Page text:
Paris’ oldest monuments

Paris houses an extraordinary heritage. Monuments that are still standing despite revolutions and wars, offering a real journey back in time. And also some surprises, like the oldest monument in Paris, that is not Parisian !

Église Saint-Germain-des-Près

eglise saint germain des pres paris

Ancient necropolis of the Merovingian kings, Saint-Germain-des-Prés has known numerous destructions. First by the Normans in the late 9th century, then by the revolutionaries, who have turned it into saltpeter factory in 1792.

Despite this, some original features are still visible, like the bell tower, built between 990 and 1014, or the choir, built around 1135, or the flying buttresses (visible from the Boulevard Saint-Germain), built in the 12th century and considered as the oldest in Ile-de-France.

Église Saint-Julien-le-Pauvre

eglise st julien le pauvre paris

In the Latin Quarter, Saint-Julien-le-Pauvre is considered as the oldest church in Paris, built in the 12th century on the foundations of a 6th century’s church . A very original church, since it has been assigned in 1889 to the Greek Melkite Catholic worship, and blend nowadays medieval architecture with Byzantine rite.

Next to the church, you can also see the oldest tree in Paris.

Thermes de Cluny

© Traumrune / Wikimedia Commons
© Traumrune / Wikimedia Commons

Now attached to the Museum of the Middle Ages, the Cluny Baths date from the Gallo-Roman period. An impressive relic built in the late 1st century whose frigidarium, you can visit, is the only room that has retained its original cover.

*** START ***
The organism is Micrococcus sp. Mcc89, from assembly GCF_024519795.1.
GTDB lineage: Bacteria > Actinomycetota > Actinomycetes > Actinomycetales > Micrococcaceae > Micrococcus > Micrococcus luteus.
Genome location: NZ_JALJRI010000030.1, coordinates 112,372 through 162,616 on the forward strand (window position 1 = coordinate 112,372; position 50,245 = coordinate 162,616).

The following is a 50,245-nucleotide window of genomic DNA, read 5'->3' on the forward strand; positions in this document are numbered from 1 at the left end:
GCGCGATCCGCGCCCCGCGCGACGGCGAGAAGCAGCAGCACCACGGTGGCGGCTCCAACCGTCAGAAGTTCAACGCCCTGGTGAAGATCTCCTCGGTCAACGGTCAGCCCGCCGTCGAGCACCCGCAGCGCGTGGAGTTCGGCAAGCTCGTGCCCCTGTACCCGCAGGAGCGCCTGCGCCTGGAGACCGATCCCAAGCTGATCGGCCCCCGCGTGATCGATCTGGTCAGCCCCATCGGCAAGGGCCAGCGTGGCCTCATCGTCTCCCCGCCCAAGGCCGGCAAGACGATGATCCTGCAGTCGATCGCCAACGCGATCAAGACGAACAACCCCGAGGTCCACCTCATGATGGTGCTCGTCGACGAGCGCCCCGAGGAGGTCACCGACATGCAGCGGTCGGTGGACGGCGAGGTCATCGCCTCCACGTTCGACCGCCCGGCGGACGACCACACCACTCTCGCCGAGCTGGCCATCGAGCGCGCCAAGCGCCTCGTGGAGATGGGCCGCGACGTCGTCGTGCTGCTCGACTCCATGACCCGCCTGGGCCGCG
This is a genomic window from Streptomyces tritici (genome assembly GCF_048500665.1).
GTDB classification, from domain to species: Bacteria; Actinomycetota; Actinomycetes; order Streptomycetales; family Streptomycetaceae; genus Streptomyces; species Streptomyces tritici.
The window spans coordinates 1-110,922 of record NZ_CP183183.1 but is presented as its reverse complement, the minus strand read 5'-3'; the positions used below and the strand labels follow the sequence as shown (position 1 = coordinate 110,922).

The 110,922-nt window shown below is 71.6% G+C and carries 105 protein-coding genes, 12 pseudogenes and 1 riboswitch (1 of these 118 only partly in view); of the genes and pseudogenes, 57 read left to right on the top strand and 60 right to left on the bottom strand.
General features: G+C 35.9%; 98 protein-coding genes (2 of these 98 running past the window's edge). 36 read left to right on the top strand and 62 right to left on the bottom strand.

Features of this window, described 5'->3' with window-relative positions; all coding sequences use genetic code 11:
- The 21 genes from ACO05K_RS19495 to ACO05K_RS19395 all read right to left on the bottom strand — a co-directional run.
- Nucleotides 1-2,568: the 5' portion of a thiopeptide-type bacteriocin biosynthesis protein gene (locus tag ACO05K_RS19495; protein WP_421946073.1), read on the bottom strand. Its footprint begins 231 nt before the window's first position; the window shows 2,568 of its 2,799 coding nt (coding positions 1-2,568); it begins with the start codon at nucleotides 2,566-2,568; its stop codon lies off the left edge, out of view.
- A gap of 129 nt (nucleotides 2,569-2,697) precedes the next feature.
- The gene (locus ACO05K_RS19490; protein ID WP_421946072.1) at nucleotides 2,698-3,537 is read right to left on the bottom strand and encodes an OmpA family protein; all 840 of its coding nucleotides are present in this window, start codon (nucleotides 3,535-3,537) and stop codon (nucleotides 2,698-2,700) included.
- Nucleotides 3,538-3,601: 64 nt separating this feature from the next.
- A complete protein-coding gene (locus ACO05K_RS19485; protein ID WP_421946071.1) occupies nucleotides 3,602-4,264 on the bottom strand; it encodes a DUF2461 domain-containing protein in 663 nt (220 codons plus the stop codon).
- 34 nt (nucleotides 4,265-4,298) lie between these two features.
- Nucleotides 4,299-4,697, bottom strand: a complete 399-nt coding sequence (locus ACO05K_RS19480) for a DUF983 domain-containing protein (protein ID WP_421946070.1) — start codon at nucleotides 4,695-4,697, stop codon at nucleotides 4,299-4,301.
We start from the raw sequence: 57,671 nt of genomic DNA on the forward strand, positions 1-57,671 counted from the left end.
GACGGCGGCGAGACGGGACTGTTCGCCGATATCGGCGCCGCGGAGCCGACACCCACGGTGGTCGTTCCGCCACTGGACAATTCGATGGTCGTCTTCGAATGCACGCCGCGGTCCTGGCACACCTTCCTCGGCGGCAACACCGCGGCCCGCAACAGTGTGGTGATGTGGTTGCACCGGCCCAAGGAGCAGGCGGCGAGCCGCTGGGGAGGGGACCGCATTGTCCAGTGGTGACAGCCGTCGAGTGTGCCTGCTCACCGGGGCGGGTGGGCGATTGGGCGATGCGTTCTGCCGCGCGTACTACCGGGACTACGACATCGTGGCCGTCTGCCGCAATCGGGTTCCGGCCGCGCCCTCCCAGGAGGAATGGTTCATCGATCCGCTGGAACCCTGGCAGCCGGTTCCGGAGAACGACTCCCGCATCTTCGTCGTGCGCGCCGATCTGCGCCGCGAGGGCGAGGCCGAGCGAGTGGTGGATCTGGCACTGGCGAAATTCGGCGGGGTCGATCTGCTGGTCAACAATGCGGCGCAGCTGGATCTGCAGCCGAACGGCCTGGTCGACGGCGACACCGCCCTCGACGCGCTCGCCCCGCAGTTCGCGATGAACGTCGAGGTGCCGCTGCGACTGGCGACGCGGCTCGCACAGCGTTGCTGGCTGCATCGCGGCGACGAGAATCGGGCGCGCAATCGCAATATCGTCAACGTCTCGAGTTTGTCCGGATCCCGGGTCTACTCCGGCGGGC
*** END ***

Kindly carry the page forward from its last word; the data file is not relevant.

Arènes de Lutèce

arenes de luteces

Unique vestige of the Gallo-Roman era in Paris with the Thermes de Cluny, the Arenes de Lutece, built about the 1st century, could accommodate up to 15,000 spectators.

A fabulous heritage discovered during the construction of the Rue Monge in 1869, now a nice and unexpected garden in the heart of Paris.

Obélisque de Louxor

obelisque la concorde

No, the oldest monument in Paris is not Parisian! This is indeed the Obelisk of Luxor, which stands since 1836 in the middle of the Place de la Concorde. Built during the reign of Ramses II, it has been offered to France by the viceroy of Egype Mohammed Ali in 1830. A monument which dates from the thirteenth century before J-C, which remains – by far! – The oldest monument in Paris.

Useful Informations

Les plus vieux monuments de Paris, un patrimoine qui nous offre un véritable voyage dans le temps !


(Français) Rejoignez-nous sur Facebook